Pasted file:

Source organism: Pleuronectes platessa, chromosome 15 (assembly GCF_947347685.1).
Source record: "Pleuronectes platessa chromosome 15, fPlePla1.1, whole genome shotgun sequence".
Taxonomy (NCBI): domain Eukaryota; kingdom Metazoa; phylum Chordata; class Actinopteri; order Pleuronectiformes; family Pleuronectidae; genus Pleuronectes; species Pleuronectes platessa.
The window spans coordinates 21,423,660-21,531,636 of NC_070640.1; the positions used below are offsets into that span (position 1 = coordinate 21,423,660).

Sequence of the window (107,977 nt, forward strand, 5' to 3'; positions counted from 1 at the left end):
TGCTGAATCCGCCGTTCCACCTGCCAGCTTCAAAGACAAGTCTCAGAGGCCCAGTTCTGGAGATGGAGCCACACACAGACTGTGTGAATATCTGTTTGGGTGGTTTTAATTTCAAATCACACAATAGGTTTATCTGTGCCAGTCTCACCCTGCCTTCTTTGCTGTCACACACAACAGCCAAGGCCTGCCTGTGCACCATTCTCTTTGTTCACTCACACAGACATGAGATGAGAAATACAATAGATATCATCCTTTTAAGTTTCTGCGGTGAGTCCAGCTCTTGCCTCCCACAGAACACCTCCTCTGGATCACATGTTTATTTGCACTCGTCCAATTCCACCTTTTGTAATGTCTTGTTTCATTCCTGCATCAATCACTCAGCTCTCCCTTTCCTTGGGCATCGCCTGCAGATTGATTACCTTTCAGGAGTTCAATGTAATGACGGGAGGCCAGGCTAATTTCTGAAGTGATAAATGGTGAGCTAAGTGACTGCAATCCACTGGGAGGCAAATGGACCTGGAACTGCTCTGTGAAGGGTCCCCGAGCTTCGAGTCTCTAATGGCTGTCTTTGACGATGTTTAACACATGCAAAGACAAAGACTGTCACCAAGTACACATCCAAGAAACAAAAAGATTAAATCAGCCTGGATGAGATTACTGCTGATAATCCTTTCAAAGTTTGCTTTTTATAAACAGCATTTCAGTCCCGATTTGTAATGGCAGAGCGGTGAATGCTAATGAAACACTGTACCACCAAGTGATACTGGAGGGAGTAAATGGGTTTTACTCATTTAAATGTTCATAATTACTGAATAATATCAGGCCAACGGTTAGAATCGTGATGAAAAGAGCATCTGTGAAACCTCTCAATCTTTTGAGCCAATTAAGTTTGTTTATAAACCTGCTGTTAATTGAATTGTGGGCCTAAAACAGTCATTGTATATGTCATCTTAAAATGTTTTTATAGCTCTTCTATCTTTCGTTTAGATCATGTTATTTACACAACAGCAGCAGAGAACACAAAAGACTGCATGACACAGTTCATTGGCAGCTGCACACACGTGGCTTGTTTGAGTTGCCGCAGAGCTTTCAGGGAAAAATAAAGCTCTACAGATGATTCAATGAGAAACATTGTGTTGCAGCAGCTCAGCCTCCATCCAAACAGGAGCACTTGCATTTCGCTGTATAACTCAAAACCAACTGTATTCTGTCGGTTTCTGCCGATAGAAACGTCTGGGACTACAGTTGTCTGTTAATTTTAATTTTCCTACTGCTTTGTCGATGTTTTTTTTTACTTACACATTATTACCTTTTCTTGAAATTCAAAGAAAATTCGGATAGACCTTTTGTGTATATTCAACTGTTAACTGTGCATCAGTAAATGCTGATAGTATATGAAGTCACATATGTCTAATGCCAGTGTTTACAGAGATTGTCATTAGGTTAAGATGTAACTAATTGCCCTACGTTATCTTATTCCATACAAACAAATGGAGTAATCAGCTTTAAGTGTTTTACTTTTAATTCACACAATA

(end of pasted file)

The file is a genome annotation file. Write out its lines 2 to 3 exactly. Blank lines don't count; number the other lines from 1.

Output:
Source record: "Pleuronectes platessa chromosome 15, fPlePla1.1, whole genome shotgun sequence".
Taxonomy (NCBI): domain Eukaryota; kingdom Metazoa; phylum Chordata; class Actinopteri; order Pleuronectiformes; family Pleuronectidae; genus Pleuronectes; species Pleuronectes platessa.